Corindon azulEZ
Corundum (Picture: Eurico Zimbres)
Uses Gemstone and abrasive
Color Brown, pink, or blue; but may be colorless or any color
Streak White
Luster Adamantine to vitreous to dull
Diaphaneity Transparent, translucent to opaque
Cleavage None
Luster Adamantine to vitreous to dull
Hardness 9
Specific Gravity 4.02
Distinguishing Characteristics Characterized by its great hardness, high luster, specific gravity, and parting. Infusible.
Crystal System Hexagonal
Chemical Classification Hematite Group X2O3
Chemical Composition Al2O3

Corundum is a very hard mineral that is commonly cut into gem stones. Corundum in it's natural state is clear, but it often collects impurities forming types such as Sapphire and Ruby. Corundum is the second-hardest hardness on the Mohs Scale.

Because of its hardness, corundum is often used industrially to create things such as abrasives and plastic making machine parts.

Corundum usually occurs naturally in mica schist or gneiss.


Rubies are highly valued for their exquisite look in jewelery. They are made of Aluminun oxide and other materials seep into Corundum. The formula for Rubies is (Al2O3::Cr). Rubies are also have a color of transparent red and are the birthstone of July.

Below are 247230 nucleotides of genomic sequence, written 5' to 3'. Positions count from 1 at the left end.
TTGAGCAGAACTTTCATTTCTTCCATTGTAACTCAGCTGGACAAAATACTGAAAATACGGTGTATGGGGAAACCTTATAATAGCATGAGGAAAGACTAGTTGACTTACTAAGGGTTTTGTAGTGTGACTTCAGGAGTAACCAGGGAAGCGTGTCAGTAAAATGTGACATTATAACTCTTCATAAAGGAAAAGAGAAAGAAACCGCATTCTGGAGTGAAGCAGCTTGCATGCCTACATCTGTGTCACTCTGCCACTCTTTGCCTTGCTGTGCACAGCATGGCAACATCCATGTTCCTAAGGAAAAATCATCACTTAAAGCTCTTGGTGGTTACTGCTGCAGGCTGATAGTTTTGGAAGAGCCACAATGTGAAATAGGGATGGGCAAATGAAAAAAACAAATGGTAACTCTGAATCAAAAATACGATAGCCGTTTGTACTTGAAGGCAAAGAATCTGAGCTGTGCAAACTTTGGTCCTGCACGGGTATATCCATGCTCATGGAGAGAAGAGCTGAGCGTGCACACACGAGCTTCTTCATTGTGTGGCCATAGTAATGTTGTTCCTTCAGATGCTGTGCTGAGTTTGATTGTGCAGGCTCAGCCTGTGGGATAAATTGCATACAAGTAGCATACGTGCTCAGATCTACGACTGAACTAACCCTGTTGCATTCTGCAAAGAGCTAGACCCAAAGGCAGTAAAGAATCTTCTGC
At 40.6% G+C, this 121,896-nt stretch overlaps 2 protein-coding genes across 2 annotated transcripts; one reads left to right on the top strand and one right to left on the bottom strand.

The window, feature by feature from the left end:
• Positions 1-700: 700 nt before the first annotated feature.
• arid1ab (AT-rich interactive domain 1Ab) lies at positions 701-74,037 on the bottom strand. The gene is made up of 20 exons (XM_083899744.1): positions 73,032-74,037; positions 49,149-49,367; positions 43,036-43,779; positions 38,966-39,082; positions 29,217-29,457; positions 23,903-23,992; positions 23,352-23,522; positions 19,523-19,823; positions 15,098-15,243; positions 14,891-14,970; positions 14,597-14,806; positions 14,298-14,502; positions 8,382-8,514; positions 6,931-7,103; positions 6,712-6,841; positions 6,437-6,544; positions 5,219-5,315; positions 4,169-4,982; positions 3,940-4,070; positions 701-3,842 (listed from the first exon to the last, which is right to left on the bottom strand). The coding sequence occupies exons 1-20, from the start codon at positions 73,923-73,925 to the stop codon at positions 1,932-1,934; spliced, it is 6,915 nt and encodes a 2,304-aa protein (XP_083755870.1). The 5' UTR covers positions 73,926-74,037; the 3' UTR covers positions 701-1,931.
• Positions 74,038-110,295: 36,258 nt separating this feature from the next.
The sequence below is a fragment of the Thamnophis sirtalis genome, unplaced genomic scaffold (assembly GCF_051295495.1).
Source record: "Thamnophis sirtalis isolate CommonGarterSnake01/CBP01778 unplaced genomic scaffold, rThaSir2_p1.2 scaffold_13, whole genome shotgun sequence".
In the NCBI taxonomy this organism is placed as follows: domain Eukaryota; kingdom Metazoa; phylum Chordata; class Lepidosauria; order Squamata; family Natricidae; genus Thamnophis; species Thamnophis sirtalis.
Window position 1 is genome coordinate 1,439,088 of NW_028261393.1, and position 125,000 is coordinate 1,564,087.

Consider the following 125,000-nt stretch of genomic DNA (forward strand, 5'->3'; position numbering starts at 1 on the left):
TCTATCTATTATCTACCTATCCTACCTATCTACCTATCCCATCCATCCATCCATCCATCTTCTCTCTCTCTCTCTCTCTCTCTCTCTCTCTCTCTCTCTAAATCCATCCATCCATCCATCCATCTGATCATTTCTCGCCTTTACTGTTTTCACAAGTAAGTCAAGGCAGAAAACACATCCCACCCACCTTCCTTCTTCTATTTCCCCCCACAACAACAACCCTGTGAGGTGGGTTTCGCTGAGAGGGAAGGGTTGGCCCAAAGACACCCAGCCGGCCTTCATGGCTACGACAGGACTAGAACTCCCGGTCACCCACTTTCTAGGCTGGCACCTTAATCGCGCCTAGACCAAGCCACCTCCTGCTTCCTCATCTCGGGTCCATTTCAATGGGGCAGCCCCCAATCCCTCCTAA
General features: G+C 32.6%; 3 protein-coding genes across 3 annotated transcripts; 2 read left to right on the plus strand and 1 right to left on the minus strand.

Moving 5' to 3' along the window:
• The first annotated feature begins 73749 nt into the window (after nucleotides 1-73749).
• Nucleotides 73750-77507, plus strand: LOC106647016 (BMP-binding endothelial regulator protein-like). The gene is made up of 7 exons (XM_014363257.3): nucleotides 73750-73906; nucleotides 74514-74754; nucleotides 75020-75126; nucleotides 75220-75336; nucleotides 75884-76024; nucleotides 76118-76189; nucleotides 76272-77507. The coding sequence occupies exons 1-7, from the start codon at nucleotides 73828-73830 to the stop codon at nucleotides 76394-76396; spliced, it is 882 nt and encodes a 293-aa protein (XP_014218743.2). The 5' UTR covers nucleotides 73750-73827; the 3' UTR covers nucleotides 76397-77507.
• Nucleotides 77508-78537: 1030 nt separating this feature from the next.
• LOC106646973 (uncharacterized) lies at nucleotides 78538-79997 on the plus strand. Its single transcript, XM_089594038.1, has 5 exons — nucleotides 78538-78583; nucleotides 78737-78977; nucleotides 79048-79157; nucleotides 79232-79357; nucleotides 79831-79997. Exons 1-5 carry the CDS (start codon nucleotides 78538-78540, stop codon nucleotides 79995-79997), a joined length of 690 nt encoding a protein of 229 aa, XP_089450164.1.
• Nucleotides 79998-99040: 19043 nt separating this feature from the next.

Sapphire refers to the gem varieties with the minerals corundum, and aluminum oxide (Al2O3) when it a color other than red. A star sapphire is a semi-rare type of sapphire that shows a star-like phenomenon known as asterism. Star sapphires contain intersecting needle-like inclusions that cause the appearance of a six-rayed 'star' pattern when viewed with a single lightsource over the sapphire. Sapphire is also the birthstone of September.


"Corundum." Wikipedia. Wikimedia Foundation, 16 Dec. 2012. Web. 23 Dec. 2012.

Dutrow, Barbara. "Chapter 16." Mineral Science. By Cornelis Klein. 23RD ed. N.p.: n.p., n.d. 376-77. Print.

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